Another idea, which has long been suggested as a way to eliminate DNS hijacking skulduggery is to switch DNS from using UDP to TCP. UDP is highly efficient for simple queries because it is a connectionless protocol. You blast out a request and the other end hopefully gets the message and blasts back a response. Total number of packets sent with UDP = 2. TCP on the other hand requires a minimum of 6 or possibly 7 packets, depending on how willing you are to trust that all parties have implemented the RFC defined version of TCP. With UDP, it is possible to forge the source IP address, as no attempt is made by the recipient to verify the sender of the packet before acting on the data. The ability to spoof arbitrary UDP packets is ultimately what makes an attack like this possible. An attacker can blast out UDP packets all day long, without the receiving server being able to easily block them, because the attacker’s true IP isn’t in a single one of those packets. With TCP, however, the client and server must do a “three way handshake” before exchanging data, so it is pretty much impossible for joe random hacker to easily pretend to be someone else. Unfortunately, this method would increase traffic on the root nameservers even more than debouncing.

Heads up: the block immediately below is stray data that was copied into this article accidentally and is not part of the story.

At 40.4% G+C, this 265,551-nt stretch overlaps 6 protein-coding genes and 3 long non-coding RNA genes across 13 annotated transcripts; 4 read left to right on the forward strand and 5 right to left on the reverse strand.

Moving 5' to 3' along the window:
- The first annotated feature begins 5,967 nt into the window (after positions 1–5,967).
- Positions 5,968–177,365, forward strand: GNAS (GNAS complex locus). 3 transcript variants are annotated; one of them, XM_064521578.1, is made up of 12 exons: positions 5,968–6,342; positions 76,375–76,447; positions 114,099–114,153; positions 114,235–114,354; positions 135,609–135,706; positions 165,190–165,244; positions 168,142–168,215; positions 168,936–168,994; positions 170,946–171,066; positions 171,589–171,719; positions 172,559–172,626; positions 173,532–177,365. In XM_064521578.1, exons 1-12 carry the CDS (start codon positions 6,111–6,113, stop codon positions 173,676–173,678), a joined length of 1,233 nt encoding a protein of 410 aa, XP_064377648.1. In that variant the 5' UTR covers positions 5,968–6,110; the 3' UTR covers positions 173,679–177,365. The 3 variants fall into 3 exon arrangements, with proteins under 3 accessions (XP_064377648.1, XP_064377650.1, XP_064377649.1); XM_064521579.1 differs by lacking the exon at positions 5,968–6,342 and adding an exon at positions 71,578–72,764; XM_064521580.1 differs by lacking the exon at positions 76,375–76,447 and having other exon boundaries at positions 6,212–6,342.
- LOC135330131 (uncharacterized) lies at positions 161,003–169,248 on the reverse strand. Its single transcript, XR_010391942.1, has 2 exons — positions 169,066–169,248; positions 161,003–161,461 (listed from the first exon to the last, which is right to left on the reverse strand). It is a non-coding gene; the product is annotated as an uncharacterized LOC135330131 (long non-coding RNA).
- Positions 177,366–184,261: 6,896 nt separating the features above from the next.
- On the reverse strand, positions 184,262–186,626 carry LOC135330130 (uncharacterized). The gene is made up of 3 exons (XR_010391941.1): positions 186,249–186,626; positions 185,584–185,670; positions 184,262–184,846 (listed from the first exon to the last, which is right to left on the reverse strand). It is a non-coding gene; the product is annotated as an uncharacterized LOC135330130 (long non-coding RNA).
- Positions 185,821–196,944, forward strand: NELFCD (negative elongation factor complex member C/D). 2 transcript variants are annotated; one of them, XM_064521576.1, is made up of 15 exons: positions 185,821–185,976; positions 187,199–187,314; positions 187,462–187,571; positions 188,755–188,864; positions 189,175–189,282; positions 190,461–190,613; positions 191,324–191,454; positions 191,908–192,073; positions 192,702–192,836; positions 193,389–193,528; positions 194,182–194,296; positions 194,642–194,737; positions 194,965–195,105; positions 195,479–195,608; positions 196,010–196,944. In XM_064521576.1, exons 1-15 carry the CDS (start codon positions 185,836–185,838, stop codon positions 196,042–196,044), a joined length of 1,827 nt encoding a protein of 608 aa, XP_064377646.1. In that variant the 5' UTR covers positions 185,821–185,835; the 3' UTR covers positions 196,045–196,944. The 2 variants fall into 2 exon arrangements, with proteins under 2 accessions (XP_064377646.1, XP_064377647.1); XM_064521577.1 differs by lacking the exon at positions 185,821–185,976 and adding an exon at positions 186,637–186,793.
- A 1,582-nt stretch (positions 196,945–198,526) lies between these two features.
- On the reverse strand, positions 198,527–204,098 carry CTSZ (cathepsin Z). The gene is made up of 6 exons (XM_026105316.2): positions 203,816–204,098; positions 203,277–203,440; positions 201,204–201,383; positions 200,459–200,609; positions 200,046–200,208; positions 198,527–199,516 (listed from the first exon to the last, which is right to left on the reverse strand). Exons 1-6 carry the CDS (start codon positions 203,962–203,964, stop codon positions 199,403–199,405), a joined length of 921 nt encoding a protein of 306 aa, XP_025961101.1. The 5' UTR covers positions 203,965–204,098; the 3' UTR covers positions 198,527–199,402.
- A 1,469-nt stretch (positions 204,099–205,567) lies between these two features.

The neatest near term fix is being termed the 0x20 hack. It has the virtue of staying within existing DNS specifications AND not breaking the internet. Yay! The 0x20 hack relies on the fact that while the case of character in a domain name is not deemed to be significant, it is preserved during queries and replies. I.e. www.google.com is not considered to be different than wWw.GOOgle.COM. The idea as to how this applies in our case to spoil Joe Hacker’s day is as follows.